A campaign launched this week by Diversity Council Australia (DCA) is designed to crack down on sexist and other offensive words being used in the workplace.
Chair of the DCA, David Morrison, said research over many years showed how language cuts people out or cuts them down, and “yet it still happens”.
“Exclusive language, gender-based language or inappropriate language has as much a deleterious or disadvantaged effect as something where you’re saying something blatantly inappropriate to another human being,” former Army chief Morrison told ABC News Breakfast.
He said the campaign was simply saying look, it’s a proven fact that more inclusive (and) more diverse workforces create real diversity of thinking and are more productive, more effective.
“And one of the ways that you can engender that type of environment is being careful about how you speak to other people, talking to them with respect and listening to their views with respect.”
In a video released on Tuesday, General Morrison sheds light on how seemingly innocuous words could be harmful to employees.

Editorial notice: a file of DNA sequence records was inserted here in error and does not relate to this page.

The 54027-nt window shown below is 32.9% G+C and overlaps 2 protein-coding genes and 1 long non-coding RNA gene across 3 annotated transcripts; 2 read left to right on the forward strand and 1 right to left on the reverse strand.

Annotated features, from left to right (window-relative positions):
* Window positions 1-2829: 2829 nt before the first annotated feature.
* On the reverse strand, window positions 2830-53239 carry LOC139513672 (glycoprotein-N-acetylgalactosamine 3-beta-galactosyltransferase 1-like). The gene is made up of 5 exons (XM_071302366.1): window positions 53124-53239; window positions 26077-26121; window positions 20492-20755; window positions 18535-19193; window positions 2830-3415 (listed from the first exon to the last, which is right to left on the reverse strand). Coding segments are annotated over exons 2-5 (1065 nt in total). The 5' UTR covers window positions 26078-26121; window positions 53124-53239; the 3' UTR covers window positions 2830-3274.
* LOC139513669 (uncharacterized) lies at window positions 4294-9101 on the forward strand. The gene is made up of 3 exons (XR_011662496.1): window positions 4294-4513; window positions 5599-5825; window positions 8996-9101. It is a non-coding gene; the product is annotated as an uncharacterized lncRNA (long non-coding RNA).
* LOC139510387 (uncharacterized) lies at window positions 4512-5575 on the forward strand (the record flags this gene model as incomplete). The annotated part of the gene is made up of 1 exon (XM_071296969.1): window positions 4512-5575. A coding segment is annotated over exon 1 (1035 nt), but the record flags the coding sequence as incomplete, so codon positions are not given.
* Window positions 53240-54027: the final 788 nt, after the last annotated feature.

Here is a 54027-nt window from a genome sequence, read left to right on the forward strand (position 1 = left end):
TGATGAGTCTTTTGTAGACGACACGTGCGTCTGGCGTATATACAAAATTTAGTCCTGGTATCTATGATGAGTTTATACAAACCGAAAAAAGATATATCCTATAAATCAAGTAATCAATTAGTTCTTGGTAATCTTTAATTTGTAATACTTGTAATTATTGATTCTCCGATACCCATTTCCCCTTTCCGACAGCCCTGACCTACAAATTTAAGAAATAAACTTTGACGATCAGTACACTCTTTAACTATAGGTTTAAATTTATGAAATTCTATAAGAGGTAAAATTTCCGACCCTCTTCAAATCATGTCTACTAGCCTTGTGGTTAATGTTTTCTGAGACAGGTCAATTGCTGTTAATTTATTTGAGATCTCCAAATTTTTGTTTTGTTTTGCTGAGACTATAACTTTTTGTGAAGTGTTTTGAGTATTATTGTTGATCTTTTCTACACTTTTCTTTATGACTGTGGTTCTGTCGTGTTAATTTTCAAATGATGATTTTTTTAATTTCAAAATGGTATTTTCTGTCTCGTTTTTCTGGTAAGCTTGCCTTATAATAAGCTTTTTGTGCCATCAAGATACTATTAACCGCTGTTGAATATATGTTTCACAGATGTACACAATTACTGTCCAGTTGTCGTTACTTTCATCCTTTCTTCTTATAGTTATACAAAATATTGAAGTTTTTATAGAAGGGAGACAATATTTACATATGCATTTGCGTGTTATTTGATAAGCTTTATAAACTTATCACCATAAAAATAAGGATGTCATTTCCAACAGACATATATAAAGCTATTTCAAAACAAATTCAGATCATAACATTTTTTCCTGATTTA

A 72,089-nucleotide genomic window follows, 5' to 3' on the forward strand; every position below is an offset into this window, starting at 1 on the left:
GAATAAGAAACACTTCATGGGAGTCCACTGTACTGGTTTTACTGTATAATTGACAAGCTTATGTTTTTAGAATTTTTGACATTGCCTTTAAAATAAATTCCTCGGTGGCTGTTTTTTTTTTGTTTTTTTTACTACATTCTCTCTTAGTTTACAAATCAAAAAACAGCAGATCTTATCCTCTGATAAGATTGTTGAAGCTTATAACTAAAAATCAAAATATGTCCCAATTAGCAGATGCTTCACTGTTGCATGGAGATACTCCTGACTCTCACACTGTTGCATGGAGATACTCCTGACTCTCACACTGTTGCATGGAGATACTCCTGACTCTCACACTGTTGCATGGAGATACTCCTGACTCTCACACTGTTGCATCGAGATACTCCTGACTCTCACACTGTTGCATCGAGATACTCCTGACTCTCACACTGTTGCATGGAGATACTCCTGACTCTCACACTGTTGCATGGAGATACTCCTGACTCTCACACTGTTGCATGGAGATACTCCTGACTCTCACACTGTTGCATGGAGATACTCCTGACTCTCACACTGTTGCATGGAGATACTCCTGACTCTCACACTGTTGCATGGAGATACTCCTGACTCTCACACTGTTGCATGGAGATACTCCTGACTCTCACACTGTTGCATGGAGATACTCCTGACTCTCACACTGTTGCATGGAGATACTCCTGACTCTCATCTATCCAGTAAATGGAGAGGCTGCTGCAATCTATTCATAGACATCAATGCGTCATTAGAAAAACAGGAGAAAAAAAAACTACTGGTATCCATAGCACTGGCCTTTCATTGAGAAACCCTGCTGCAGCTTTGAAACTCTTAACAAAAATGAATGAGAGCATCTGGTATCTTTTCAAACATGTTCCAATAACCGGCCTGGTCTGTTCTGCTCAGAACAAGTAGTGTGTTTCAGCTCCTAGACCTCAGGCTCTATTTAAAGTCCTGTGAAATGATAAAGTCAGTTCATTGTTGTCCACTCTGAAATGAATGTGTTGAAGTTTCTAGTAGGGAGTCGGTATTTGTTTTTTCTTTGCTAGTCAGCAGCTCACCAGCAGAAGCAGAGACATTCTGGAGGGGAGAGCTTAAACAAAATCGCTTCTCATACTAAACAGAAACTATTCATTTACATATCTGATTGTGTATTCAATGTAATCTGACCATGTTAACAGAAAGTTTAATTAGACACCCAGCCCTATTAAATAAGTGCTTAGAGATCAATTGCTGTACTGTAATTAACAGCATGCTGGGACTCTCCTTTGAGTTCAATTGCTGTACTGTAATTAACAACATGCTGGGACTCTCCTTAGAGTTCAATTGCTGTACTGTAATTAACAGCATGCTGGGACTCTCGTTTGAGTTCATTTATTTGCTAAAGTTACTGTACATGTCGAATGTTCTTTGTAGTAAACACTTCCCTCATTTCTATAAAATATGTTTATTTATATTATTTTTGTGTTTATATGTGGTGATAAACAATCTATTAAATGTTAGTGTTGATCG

The campaign also promotes gender equality, calls for the word “gay” not to be used in a negative fashion, and strongly discourages the use of other offensive terms.
The two-minute video shows how a group of women take offence at being called “girls” by a male co-worker, and how implying only mums do dishes can be considered sexist.
It also takes aim at derogatory terms, such as calling an unpopular idea “so gay,” or labelling people “Abo,” “retard,” “fag,” “dyke,” “poofter” and “ball-breaker”.
General Morrison also said he was now trying to stop using the word “guys” when speaking to groups of people.
“I have now removed that from my lexicon as best I can, I think it’s important.”
General Morrison said he was not trying to become the “language police” by supporting the new campaign, but expected to be criticised.
And he has been.
Foreign Minister Julie Bishop cautioned against interfering with freedom of speech, saying words such as “guys” were generic enough they should not cause offence.
“I don’t think we should try and interfere with the freedom of speech in this country to a point where people are too concerned about day-to-day conversations,” she said.
Australian National University language expert Catherine Travis agreed, saying she supported the campaign to rid stigmatised words from workplaces but believed its aim to eliminate the term “guys” was trivial.
Dr Travis said the phrase “you guys” had evolved to include all genders and was commonly accepted.
General Morrison, who served as Chief of Army from 2011 until 2015, was named Australian of the Year for 2016. He was hailed for his speech against misogyny in 2013, in which he described the behaviour of the men involved in the Skype sex scandal as “demeaning and repugnant.”